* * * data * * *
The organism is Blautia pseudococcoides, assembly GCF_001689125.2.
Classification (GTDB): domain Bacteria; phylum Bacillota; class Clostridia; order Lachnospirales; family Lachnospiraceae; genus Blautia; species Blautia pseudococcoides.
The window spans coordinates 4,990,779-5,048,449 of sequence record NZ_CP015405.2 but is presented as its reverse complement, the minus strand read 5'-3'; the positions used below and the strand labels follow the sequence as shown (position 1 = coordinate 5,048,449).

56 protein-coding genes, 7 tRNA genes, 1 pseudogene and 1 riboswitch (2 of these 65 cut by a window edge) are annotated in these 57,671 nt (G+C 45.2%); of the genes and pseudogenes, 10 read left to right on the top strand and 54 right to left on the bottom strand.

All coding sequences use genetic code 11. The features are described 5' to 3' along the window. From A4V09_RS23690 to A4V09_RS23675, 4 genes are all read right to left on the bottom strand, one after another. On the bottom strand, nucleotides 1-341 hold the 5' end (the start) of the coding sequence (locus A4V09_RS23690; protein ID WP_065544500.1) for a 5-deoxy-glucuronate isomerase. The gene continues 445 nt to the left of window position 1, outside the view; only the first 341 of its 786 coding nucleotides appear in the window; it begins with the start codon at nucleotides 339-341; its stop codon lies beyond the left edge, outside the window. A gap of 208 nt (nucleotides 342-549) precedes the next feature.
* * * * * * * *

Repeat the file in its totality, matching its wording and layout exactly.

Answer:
The organism is Blautia pseudococcoides, assembly GCF_001689125.2.
Classification (GTDB): domain Bacteria; phylum Bacillota; class Clostridia; order Lachnospirales; family Lachnospiraceae; genus Blautia; species Blautia pseudococcoides.
The window spans coordinates 4,990,779-5,048,449 of sequence record NZ_CP015405.2 but is presented as its reverse complement, the minus strand read 5'-3'; the positions used below and the strand labels follow the sequence as shown (position 1 = coordinate 5,048,449).

56 protein-coding genes, 7 tRNA genes, 1 pseudogene and 1 riboswitch (2 of these 65 cut by a window edge) are annotated in these 57,671 nt (G+C 45.2%); of the genes and pseudogenes, 10 read left to right on the top strand and 54 right to left on the bottom strand.

All coding sequences use genetic code 11. The features are described 5' to 3' along the window. From A4V09_RS23690 to A4V09_RS23675, 4 genes are all read right to left on the bottom strand, one after another. On the bottom strand, nucleotides 1-341 hold the 5' end (the start) of the coding sequence (locus A4V09_RS23690; protein ID WP_065544500.1) for a 5-deoxy-glucuronate isomerase. The gene continues 445 nt to the left of window position 1, outside the view; only the first 341 of its 786 coding nucleotides appear in the window; it begins with the start codon at nucleotides 339-341; its stop codon lies beyond the left edge, outside the window. A gap of 208 nt (nucleotides 342-549) precedes the next feature.